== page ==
Although prescribed burning is not the same as fighting wildfires, there is a lot of prep work involved. Here’s some of our equipment.

The NC Botanical Garden is using fire at Penny's Bend Nature Preserve to manage a more open forest.

The NC Botanical Garden is using fire at Penny’s Bend Nature Preserve to restore the more open forest that they think was here historically.

Yeah, BUT. I only get the chance to help with fires once or twice a year, and I was not about to miss out. And, for anyone who has visions of extreme smoke-jumpers, this was not that. Prescribed burning takes a lot of meticulous planning and safety training for the burn boss, but it’s really child’s play for a bunch of volunteers who were pyros as kids. Fortunately someone took the water backpack from me (it’s only ~25 lbs full, but sloshes around awkwardly and the straps are too wide for my shoulders), and I spent most of my time on drip torch duty, lighting fires one small unit at a time, which is my favorite job. It was a beautiful day, and we burned one unit at a time, mostly as planned. My shoulders are a little sore and I probably need to spend today re-hydrating.

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Yes, setting fires is really fun!

Lighting fires is fun!


Seeking beauty in familiar places

“Nobody sees a flower – really – it is so small it takes time – we haven’t time – and to see takes time, like to have a friend takes time.” -Georgia O’Keefe


I doubt my friends would list “observant” as one of my top 5 personality traits. For example, I don’t know anyone’s car unless it has something distinctive or I’ve known them awhile. On a recent run, someone asked if we’d already run through the third tunnel on the House Creek Greenway. Beside her, I thought to myself, “there are three?”

On the other hand, I can see things that others miss. When I was little, I could spot navigational aids, birds, seashells, and constellations. My older son can similarly find sharks’ teeth and arrowheads. But what brings me joy is being able to see beauty in everyday places, which may be why I love running the same trails over and over.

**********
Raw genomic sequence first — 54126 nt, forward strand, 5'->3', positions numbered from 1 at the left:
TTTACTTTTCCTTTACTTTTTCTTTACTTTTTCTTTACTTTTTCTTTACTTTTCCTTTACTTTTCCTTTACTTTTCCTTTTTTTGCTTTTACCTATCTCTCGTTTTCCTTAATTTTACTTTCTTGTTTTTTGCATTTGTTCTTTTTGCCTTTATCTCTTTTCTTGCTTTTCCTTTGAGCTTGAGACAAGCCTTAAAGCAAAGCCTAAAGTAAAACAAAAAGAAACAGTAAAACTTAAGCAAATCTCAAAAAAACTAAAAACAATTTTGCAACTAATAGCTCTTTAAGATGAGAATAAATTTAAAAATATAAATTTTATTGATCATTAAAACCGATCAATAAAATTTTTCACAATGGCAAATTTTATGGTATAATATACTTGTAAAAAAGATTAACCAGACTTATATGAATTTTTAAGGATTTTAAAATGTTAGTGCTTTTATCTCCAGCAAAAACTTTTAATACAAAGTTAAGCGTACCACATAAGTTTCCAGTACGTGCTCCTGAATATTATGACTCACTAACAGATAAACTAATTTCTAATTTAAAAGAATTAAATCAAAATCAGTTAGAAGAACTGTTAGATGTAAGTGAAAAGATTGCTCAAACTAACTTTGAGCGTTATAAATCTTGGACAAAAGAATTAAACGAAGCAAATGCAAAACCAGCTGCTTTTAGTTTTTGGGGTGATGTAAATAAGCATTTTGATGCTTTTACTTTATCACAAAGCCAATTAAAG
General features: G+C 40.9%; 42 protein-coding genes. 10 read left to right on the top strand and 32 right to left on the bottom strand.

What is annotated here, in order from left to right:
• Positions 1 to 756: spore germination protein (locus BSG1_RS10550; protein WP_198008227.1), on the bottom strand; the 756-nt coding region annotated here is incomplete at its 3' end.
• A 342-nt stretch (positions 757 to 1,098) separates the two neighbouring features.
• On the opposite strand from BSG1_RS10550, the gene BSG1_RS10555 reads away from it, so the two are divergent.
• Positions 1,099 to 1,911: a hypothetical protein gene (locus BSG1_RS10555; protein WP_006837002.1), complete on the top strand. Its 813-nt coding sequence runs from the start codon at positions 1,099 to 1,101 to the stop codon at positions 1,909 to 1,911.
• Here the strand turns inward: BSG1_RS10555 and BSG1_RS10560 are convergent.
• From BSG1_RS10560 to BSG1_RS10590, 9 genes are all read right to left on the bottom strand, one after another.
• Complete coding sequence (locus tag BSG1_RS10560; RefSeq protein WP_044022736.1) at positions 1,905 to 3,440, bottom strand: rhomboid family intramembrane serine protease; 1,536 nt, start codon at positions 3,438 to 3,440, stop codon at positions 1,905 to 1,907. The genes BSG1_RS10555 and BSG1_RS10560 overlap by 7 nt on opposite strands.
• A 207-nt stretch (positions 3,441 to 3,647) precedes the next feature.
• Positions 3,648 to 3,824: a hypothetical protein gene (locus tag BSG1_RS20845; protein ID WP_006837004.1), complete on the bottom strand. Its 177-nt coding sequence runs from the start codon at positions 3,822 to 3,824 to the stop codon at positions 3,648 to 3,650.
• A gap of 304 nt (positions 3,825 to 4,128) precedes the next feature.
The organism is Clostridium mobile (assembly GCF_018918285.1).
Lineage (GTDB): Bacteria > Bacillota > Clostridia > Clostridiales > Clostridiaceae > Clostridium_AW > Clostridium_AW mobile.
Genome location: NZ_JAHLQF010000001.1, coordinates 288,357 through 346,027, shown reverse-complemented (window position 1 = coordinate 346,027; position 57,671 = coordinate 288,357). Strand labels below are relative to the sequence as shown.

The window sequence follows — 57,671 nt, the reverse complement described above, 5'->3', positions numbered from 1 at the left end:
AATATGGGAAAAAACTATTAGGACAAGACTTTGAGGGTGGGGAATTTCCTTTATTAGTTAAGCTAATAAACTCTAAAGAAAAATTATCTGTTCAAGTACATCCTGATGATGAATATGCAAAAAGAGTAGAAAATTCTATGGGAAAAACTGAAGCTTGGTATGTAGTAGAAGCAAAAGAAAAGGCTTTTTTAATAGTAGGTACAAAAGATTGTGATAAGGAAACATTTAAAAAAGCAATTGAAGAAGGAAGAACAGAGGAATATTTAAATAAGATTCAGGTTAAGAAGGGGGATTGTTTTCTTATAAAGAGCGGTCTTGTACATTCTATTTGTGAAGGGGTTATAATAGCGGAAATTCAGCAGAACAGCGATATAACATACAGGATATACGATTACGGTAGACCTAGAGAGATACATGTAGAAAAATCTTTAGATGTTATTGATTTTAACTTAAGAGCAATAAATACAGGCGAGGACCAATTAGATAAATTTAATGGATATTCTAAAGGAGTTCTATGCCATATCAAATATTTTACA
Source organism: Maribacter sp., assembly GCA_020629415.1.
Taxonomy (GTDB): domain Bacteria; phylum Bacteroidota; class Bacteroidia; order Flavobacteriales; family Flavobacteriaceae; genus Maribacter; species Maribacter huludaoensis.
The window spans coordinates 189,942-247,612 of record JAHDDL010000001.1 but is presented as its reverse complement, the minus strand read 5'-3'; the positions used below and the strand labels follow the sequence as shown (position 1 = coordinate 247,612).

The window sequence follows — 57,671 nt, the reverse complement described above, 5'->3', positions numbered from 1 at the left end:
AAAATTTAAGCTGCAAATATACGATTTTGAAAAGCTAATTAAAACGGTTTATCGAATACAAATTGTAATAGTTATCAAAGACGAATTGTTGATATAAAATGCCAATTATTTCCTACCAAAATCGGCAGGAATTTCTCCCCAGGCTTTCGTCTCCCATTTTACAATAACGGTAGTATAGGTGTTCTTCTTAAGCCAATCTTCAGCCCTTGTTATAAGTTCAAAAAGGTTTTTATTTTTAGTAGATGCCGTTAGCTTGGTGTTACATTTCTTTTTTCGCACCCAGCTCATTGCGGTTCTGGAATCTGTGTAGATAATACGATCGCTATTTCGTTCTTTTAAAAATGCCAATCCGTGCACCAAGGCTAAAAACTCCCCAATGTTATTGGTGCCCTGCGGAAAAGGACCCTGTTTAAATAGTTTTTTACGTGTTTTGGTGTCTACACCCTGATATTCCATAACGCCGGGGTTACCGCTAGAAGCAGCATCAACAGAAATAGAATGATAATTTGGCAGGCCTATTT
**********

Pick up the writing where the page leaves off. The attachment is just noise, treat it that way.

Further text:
My last long run before the Blue Ridge Marathon was late afternoon on Easter Sunday. I parked at Ebenezer Church Rd by the bridge and ran up North Turkey Creek to hop on the Sycamore loop. Third weekend in April is peak wildflower season, so I held my camera in one hand and my water bottle in the other. [It's risky--I like my camera a lot, I'd hate to smash it, and I'm a little klutzy. But as I tell Andrew, there's little point in having a camera if you're afraid to take it anywhere. The scratches on the lens are unfortunate, but part of the price of admission.]

I saw things that afternoon that I’ve never noticed at Umstead–where I run nearly every week. My favorite was a grove of pawpaw between the two bridges next to Ebenezer Church Rd. Slow down when you run by next time and see if you can spot their delicate burgundy blooms dangling over the creek. They’ll only be there another week or two.

Have you noticed these before?

Have you noticed these before? The flowers are only an inch or so across.



Look closer…petals and sepals are in multiples of three.

Closer still...

Closer still…enough to see the fuzziness of the sepals and stems.


And O’Keefe-esque…close enough to see the heart and the essence of the flower.

There are whole websites devoted to spectacular trail scenery (Google “trail porn” – I kid you not) and I too long to visit beautiful new places to run and explore. But there is also something to be said for seeing your favorite places in new ways, and how they change over the seasons. That kind of intimacy takes time, as O’Keefe says…but it is a gift that we all can give ourselves.

Take a run or hike on your favorite trail this weekend to know it better–its rocks, flowers, and trees, and what makes it special. Watch how spring is unfolding there. You’re sure to see something you haven’t noticed before. Below are just a few things I saw on my 7 mile Easter Sunday run.


Buckeye flowers, which you can see all through the understory along Turkey Creek.


My love affair with American beech continues.


North Carolina’s own Easter lily, Atamasco lily.


Have you seen this slope above Sycamore Creek lately? It’s covered in bluets.


Christmas fern–I love the geometry of the unfurling fiddleheads.


Spring beauty tucked into a tree hollow.


Giant chickweed, which has five split petals, not 10. Look closely!


Foamflower along Sycamore Creek.


Bluets, or Quaker ladies, all over Umstead right now.


Spring beauty all along Sycamore Creek. These beauties stay closed on cool mornings.

Closer still...

This is still my favorite…this week.